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Research Report

Fighting proliferation — European perspectives

Mark Smith
Bruno Tertrais
Jean Pascal Zanders
Edited by Gustav Lindstrom
Edited by Burkard Schmitt
Copyright Date: Dec. 1, 2003
Pages: 112
OPEN ACCESS
https://www.jstor.org/stable/resrep07001
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Table of Contents

  1. (pp. 7-10)
    Gustav Lindstrom

    Curbing the proliferation of weapons of mass destruction (WMD) is important to European policy-makers. This has been especially evident throughout 2003. On 6 June 2003, the European Union unveiled its basic principles for an ‘EU Strategy against the proliferation of WMD’. Among its first principles, the EU underscores that ‘the proliferation of all weapons of mass destruction (i.e. biological, chemical and nuclear weapons) and means of delivery such as ballistic missiles constitutes a threat to international peace and security’.

    The basic principles were quickly followed up by an action plan identifying practical measures to boost EU non-proliferation policies. The plan...

  2. (pp. 11-37)
    Mark Smith

    Missile proliferation has moved up and down the international security agenda over the past decade. Events such as the Scud attacks on Saudi Arabia and Israel in the 1991 Gulf War, the publication of the Rumsfeld Commission Report and its apparent vindication by North Korea’s launch of a Taepo Dong missile in August 1998, and the missile diplomacy of India and Pakistan in the late 1990s, all helped to give prominence to missile proliferation, even as 9/11 gave a brutal reminder of other technologies and other enemies, and warned us not to overstate the missile issue. The latter, and the...

  3. (pp. 37-59)
    Bruno Tertrais

    Exactly what is nuclear proliferation? For the purposes of this paper, nuclear proliferation is considered to have occurred when a state embarks on a programme that is liable to result in the manufacture of operational nuclear weapons.¹ The situation where one state acquires weapons made by another is also here considered to be proliferation. Today states are deemed to be ‘proliferant’ if they have a military nuclear programme but are not parties to the Treaty on the Non-Proliferation of Nuclear Weapons (NPT), or are parties to it as non-nuclear states.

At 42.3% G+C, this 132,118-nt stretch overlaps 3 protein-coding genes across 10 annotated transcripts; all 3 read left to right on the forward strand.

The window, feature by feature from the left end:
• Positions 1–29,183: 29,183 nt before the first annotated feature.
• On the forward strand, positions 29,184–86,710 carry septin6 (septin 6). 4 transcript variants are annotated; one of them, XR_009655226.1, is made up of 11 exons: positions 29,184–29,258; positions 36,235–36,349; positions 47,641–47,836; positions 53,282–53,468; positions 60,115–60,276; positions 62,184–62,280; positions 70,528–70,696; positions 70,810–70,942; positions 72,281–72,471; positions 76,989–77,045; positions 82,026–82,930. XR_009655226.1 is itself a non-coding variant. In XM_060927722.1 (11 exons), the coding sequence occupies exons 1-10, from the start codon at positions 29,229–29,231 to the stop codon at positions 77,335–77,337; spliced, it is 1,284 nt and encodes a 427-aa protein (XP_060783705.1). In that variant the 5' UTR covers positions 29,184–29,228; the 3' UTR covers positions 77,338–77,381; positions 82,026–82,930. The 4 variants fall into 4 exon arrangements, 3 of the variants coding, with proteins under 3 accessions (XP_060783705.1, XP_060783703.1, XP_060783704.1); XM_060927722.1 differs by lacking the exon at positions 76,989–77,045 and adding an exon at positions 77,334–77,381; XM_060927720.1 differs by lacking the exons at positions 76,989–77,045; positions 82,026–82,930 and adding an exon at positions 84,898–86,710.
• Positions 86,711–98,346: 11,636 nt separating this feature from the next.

From a technical point of view there is no clear...

  4. (pp. 59-88)
    Jean Pascal Zanders

    Given the number of wars mankind has fought, chemical and biological weapons (CBW) have been used in only a tiny fraction of them. Chemical warfare as it is understood today – the military use of the toxic properties of certain chemical compounds against man or his environment – began in 1915 as a means to overcome the stalemate on the Western front. By the end of the First World War in November 1918, this novel mode of warfare had caused over a million casualties, including more than 100,000 fatalities. Since then, chemical weapon (CW) use was confirmed in some colonial...

  5. (pp. 89-92)
    Burkard Schmitt

    The EU Security Strategy has identified the Proliferation of Weapons of Mass Destruction as ‘potentially the greatest threat to our security’. However, the fight against it is not at all a lost cause. This is the main conclusion that can be drawn from this Chaillot Paper.

    In fact, an assessment of the different areas of proliferation allows us to highlight a number of encouraging facts.

    1. The number of active ‘proliferators’ and their technological capabilities remain limited. Existing regimes have thus far been fairly successful in reducing both the scope and the pace of proliferation.

    2. Deproliferation is possible: both Iran’s decision...